Then you take care of it, realizing that each one of you is the center of the Hazy Moon. How it’s perceived, how it’s taken care of, will depend upon the depth of your intimacy with this. You might think that the people hanging around talking with Nyogen are the important ones. You might be surprised how boring that is. Or you might think that the people cleaning the toilets are not important. Actually, the people who clean the bathrooms are the most important people here! Because when people come in, that’s how they judge the center! In some sense, maybe they’re the most fortunate people in the practice. I remember one time Roshi said that you have to reach the point where when you take care of the toilet, it’s like taking care of the altar, and when you take care of the altar, it’s like taking care of the toilet. Then you’ve reached the realm of vast emptiness, no holiness. And you truly have moved into the sacred.
Buddha said want little and be content with what you have. For some of you, your mind starts churning instantly. “Yes, but” you argue. No buts. Where you are, as you are, transform it into a field of gold. That’s what Buddha Dharma guarantees if you truly give rise to this ordinary mind.
This ordinary mind is the Buddha’s realization. I and I alone, non-doing. Does non-doing mean I lay around with my thumb in my mouth? No, it means non-doing the chatter in my head! Let the river flow. Understanding is there, the Sixth Patriarch said, that can’t be expressed in words. As a matter of fact, that understanding will become clouded and confused if I try to grasp it intellectually. The discursive mind clouds over this ordinary mind, keeping us in chaos and confusion. Don’t set up a difference between practice and the Way. Dogen taught, “Practice is enlightenment.” If you really can do the practice, that’s enlightenment!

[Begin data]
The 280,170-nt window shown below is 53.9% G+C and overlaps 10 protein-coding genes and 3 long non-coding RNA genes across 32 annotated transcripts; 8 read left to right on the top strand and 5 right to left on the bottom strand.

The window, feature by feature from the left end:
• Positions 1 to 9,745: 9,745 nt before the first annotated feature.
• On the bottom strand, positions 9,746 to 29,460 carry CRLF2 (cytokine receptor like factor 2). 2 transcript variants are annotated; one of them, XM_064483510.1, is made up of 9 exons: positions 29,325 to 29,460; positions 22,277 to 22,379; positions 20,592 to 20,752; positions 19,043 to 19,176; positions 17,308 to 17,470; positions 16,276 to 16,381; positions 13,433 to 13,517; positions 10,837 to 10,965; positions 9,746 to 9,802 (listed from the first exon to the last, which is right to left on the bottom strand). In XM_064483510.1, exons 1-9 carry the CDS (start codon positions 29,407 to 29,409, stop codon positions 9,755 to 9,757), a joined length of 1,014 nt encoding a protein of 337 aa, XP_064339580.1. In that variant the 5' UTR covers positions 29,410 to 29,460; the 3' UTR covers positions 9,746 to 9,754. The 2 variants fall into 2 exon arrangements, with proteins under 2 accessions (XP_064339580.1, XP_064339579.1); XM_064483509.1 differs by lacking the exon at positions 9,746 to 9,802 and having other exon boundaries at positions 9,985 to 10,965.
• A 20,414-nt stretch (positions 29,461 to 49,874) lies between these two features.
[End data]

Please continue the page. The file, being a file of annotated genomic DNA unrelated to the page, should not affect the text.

This not knowing is silence. Yasutani Roshi said there were three kinds of silence, or not knowing. One is the very presentation of the Way. The second is a kind of half-hearted extemporizing: “I’ll shoot this out as an answer to see how the teacher responds.” The third form of silence is just total confusion and delusion. In a sense, in this not knowing, there’s nothing to be said. It’s obvious, isn’t it? It’s interesting. We can settle toward that. We hear it. We hear the great silence, the absolute. And then what happens? You want to organize it, embellish it. Ego says, “Let’s have a bigger rush!” You have to go through that barrier to see what kind of rush is there. You can’t do it conceptually.
What is it? It’s not hidden. You can’t miss it! But few will accomplish it. Can you imagine what an amazing space we inhabit? The myriad things enrich it. To the degree I want to rely on the conventional self-serving mind, I won’t see it. No samadhi, mind banging around, running over here, running over there.
It is not a question of getting something. It is the courage to give it all up. That’s what dana, or giving, is all about. You start by giving up material things because ego is greedy. Ego consumes. Ego is a hungry ghost. Hands and mouth full, saying “Don’t ask me to give anything up.” Dana is one of the perfections of a bodhisattva. How do you do it? True dana is giving away the self. That’s what we’re moving toward.
Let me give you an admonishment: don’t let this time get past you. Don’t get caught in holding onto past craziness and delusion. We sit on the very peak of liberation. Dharma, the truth, has given this to us, because our practice has been pure. The moment your mind churns in the vain attempt to understand that, you throw yourself into the shadow world again. Great, good karma and diligent practice produces this.
What are you going to do? Jump free! Jump free! Step from the top of a 100-foot pole! Let the spring breeze clear away the clouds of delusion. Bring up this great body of the Buddha. Totally free, move like a tiger in the mountains! There’s nothing more important.
A talk given at the Hazy Moon Zen Center on Oct. 19, 1997.